Funeral Home Denies Providing Whitney Houston Open Casket Photo
The National Enquirer continues to push the limits of tastelessness. The publication has published an alleged photo of Whitney Houston’s open casket on the cover of their latest issue. According to some sources online the photo was taken during the singer’s open-casket viewing in Newark, NJ.
The photo runs with the headline: “Whitney Houston Last Photo” showing the singer in a purple dress and diamond jewelry the mag claims is “worth $500,000”. According too Business Insider: This isn’t the first time the publication has touted supposed “last photos” of a celebrity. In 2008, the Enquirer posted fake images of Anna Nicole Smith in a half-zipped body bag soon after her death.
Of course many are wondering how the photo got to the National Enquirer, which has put a lot of heat on the Whigham Funeral Home in Newark, N.J., but owner Carolyn Whigham insisted her business did not play a role. Below is a short article from the Chicago Tribune who interviewed Whigham.
The National Enquirer’s cover photo of the late Whitney Houston in her casket was unauthorized and had nothing to do with the funeral home where the singer’s body was prepared, the funeral home’s owner told Tribune Newspapers on Thursday.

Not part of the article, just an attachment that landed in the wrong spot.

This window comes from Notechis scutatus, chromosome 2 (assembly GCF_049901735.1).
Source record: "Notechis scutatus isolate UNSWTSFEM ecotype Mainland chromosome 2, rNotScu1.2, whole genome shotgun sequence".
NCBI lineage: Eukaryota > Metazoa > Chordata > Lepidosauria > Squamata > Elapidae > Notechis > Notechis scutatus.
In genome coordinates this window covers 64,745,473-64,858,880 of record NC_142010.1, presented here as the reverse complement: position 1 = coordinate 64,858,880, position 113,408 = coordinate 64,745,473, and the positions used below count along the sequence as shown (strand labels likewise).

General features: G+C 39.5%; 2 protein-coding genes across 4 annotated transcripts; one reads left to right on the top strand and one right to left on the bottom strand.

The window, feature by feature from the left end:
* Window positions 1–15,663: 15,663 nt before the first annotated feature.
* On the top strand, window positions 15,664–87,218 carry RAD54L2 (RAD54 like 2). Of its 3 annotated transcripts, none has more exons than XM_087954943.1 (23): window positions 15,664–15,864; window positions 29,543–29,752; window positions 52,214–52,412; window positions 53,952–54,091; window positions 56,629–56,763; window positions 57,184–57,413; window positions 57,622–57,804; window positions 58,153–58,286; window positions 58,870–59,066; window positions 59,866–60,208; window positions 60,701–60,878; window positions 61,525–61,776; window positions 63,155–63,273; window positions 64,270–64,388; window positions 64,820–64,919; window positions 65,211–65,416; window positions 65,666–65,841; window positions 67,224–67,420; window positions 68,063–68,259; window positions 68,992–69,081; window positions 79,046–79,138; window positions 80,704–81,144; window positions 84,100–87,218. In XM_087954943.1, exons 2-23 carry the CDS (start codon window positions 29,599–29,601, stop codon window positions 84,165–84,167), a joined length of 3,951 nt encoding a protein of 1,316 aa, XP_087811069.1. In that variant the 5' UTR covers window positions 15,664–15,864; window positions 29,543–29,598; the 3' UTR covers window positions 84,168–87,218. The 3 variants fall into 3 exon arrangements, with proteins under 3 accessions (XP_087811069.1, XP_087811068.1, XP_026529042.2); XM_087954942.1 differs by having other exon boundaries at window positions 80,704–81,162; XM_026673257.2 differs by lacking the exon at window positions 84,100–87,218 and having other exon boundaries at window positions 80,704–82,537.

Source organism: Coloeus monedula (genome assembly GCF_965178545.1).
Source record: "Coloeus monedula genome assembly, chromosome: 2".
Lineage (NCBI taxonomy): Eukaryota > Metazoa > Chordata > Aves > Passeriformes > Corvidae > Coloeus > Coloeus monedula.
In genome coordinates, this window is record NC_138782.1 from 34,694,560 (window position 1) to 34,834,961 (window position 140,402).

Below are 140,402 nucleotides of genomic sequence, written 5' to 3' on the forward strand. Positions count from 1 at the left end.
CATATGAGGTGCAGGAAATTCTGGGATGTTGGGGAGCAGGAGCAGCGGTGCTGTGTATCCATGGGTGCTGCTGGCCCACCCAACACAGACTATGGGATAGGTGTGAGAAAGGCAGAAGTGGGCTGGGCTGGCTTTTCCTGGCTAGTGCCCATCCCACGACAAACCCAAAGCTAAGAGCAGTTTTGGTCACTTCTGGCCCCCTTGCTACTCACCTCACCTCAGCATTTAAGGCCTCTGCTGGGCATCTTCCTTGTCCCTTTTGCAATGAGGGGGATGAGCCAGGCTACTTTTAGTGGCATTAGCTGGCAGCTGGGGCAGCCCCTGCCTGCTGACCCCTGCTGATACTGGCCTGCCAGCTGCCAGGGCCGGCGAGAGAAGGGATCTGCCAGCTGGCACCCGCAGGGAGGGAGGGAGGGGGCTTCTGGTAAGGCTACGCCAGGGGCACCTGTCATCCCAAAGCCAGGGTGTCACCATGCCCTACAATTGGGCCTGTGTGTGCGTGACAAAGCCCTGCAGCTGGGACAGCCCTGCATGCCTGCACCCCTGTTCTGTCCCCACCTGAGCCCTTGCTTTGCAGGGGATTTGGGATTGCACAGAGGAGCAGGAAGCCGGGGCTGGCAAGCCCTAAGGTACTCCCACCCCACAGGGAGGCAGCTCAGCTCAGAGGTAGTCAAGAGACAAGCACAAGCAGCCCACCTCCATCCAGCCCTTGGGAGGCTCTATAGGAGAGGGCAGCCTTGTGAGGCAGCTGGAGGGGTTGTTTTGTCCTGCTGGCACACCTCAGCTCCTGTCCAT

Questions of how the photo was obtained have cast suspicion on Whigham Funeral Home in Newark, N.J., but owner Carolyn Whigham insisted her business not play a role.
“I’m going to answer you as the (family’s) publicist told me to answer you: We have no comment. But it was not the funeral home,” Whigham said.
National Enquirer Publisher Mary Beth Wright told FoxNews.com she thought the cover photo was “beautiful,” but the Enquirer has not said how it obtained the photo.
Houston, 48, died in a Beverly Hills hotel room earlier this month. Officials said she was found submerged in a bathtub just hours before she was scheduled to attend a pre-Grammys soiree hosted by her longtime mentor, Clive Davis.
There’s some precedent for the Enquirer’s use of the photo — the tabloid ran similar open-casket shots of Elvis Presley after he died in 1977.
A sampling of Chicago newsstands and grocery stores on Thursday indicated they plan to stock and display this issue of the Enquirer as they would any other.
“You can’t be the moral policeman here,” said Jay Gheewala, manager of Daily News Stand in the 200 block of North Michigan Avenue. A few customers bought the magazine by Thursday afternoon, Gheewala said.
“My daughter wanted to see it,” said Diana Moss, 59, of Chicago. “I normally don’t buy these, but she was curious to see (Houston’s photo).”
Despite spending the listed $3.79 price for the Enquirer, Moss thought the tabloid showed poor taste.
“They should have respected the family,” she said.
We are not going to publish a copy of the photo in question, but if you want to see it, you can view it here.
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